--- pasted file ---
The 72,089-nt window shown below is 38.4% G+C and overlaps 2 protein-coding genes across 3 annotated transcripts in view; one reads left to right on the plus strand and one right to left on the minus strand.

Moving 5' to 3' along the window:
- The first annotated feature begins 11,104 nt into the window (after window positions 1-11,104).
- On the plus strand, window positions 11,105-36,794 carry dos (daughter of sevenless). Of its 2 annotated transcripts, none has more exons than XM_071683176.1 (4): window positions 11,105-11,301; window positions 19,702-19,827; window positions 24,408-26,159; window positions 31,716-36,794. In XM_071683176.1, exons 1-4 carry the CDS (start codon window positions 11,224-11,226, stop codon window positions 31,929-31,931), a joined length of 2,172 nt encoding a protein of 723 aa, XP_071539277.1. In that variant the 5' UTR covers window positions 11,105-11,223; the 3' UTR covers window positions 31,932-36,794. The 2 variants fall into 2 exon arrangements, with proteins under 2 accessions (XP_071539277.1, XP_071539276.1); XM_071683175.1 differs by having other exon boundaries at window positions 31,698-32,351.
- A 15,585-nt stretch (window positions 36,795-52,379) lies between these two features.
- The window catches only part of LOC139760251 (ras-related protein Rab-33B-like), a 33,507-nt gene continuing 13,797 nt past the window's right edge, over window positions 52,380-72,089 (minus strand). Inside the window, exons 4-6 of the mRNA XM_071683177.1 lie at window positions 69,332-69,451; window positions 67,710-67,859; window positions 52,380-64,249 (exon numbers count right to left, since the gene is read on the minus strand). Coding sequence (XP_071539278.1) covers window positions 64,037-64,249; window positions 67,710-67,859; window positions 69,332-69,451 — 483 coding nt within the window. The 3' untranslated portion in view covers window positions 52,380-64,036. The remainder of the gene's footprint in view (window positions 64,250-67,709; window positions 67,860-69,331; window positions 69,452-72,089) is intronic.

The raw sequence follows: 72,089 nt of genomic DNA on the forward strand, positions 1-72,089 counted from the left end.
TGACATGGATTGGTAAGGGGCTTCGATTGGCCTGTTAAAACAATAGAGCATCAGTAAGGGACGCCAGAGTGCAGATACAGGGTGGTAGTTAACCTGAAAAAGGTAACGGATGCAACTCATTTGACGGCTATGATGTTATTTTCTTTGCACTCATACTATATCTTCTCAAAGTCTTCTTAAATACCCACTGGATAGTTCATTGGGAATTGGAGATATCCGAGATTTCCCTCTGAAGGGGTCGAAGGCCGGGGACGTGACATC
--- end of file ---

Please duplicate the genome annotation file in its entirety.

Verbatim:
The 72,089-nt window shown below is 38.4% G+C and overlaps 2 protein-coding genes across 3 annotated transcripts in view; one reads left to right on the plus strand and one right to left on the minus strand.

Moving 5' to 3' along the window:
- The first annotated feature begins 11,104 nt into the window (after window positions 1-11,104).
- On the plus strand, window positions 11,105-36,794 carry dos (daughter of sevenless). Of its 2 annotated transcripts, none has more exons than XM_071683176.1 (4): window positions 11,105-11,301; window positions 19,702-19,827; window positions 24,408-26,159; window positions 31,716-36,794. In XM_071683176.1, exons 1-4 carry the CDS (start codon window positions 11,224-11,226, stop codon window positions 31,929-31,931), a joined length of 2,172 nt encoding a protein of 723 aa, XP_071539277.1. In that variant the 5' UTR covers window positions 11,105-11,223; the 3' UTR covers window positions 31,932-36,794. The 2 variants fall into 2 exon arrangements, with proteins under 2 accessions (XP_071539277.1, XP_071539276.1); XM_071683175.1 differs by having other exon boundaries at window positions 31,698-32,351.
- A 15,585-nt stretch (window positions 36,795-52,379) lies between these two features.
- The window catches only part of LOC139760251 (ras-related protein Rab-33B-like), a 33,507-nt gene continuing 13,797 nt past the window's right edge, over window positions 52,380-72,089 (minus strand). Inside the window, exons 4-6 of the mRNA XM_071683177.1 lie at window positions 69,332-69,451; window positions 67,710-67,859; window positions 52,380-64,249 (exon numbers count right to left, since the gene is read on the minus strand). Coding sequence (XP_071539278.1) covers window positions 64,037-64,249; window positions 67,710-67,859; window positions 69,332-69,451 — 483 coding nt within the window. The 3' untranslated portion in view covers window positions 52,380-64,036. The remainder of the gene's footprint in view (window positions 64,250-67,709; window positions 67,860-69,331; window positions 69,452-72,089) is intronic.

The raw sequence follows: 72,089 nt of genomic DNA on the forward strand, positions 1-72,089 counted from the left end.
TGACATGGATTGGTAAGGGGCTTCGATTGGCCTGTTAAAACAATAGAGCATCAGTAAGGGACGCCAGAGTGCAGATACAGGGTGGTAGTTAACCTGAAAAAGGTAACGGATGCAACTCATTTGACGGCTATGATGTTATTTTCTTTGCACTCATACTATATCTTCTCAAAGTCTTCTTAAATACCCACTGGATAGTTCATTGGGAATTGGAGATATCCGAGATTTCCCTCTGAAGGGGTCGAAGGCCGGGGACGTGACATC